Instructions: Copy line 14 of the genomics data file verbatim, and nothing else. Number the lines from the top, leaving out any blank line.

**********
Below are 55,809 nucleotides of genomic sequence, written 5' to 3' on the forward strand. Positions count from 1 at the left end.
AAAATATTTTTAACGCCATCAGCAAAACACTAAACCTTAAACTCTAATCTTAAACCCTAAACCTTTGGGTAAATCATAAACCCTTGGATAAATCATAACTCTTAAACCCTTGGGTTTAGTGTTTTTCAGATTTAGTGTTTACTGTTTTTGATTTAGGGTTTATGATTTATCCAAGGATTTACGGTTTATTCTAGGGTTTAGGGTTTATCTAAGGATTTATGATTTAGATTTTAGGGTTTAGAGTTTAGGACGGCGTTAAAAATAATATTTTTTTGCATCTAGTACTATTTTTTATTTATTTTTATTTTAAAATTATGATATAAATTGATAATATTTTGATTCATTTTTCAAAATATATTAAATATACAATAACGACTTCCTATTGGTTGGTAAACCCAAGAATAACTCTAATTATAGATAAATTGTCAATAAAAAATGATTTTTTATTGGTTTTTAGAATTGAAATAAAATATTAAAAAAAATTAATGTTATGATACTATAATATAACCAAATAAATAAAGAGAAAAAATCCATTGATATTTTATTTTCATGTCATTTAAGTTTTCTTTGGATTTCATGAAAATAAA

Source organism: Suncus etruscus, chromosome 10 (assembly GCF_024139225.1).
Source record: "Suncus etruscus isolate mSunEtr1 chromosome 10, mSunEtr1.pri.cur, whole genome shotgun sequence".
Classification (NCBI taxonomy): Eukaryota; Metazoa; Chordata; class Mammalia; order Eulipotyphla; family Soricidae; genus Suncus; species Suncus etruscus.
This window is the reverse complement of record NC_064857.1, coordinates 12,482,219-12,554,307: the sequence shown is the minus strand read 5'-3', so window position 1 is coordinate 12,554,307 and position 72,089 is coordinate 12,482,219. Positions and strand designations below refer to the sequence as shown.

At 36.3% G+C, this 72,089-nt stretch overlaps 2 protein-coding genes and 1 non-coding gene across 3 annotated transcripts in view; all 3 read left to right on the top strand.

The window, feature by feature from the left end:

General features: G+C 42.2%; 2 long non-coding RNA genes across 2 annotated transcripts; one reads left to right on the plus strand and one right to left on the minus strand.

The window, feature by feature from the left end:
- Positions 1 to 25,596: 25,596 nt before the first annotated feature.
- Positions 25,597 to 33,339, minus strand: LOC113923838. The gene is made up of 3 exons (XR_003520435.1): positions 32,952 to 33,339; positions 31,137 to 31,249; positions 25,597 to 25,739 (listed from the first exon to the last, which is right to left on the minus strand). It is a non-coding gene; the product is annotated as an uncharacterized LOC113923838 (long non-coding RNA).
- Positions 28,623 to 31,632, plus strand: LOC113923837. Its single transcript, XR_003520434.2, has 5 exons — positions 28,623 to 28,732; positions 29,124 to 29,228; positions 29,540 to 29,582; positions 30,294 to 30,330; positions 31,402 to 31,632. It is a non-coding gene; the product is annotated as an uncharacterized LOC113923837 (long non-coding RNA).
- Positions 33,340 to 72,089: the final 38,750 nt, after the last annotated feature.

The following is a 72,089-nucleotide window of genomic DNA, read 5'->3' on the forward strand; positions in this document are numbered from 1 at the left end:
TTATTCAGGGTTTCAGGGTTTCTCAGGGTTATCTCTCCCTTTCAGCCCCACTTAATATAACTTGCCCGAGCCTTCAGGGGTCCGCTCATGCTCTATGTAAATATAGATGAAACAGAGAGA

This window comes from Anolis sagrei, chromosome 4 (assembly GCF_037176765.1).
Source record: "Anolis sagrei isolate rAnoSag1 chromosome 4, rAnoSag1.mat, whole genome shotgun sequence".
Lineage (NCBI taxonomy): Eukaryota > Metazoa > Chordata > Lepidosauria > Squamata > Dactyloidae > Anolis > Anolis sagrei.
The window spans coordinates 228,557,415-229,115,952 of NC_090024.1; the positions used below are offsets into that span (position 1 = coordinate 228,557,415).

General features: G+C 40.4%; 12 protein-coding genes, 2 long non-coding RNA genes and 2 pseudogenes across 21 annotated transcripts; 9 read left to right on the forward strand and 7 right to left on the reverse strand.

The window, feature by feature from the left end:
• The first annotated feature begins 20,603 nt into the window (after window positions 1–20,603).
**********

- Positions 33,340 to 72,089: the final 38,750 nt, after the last annotated feature.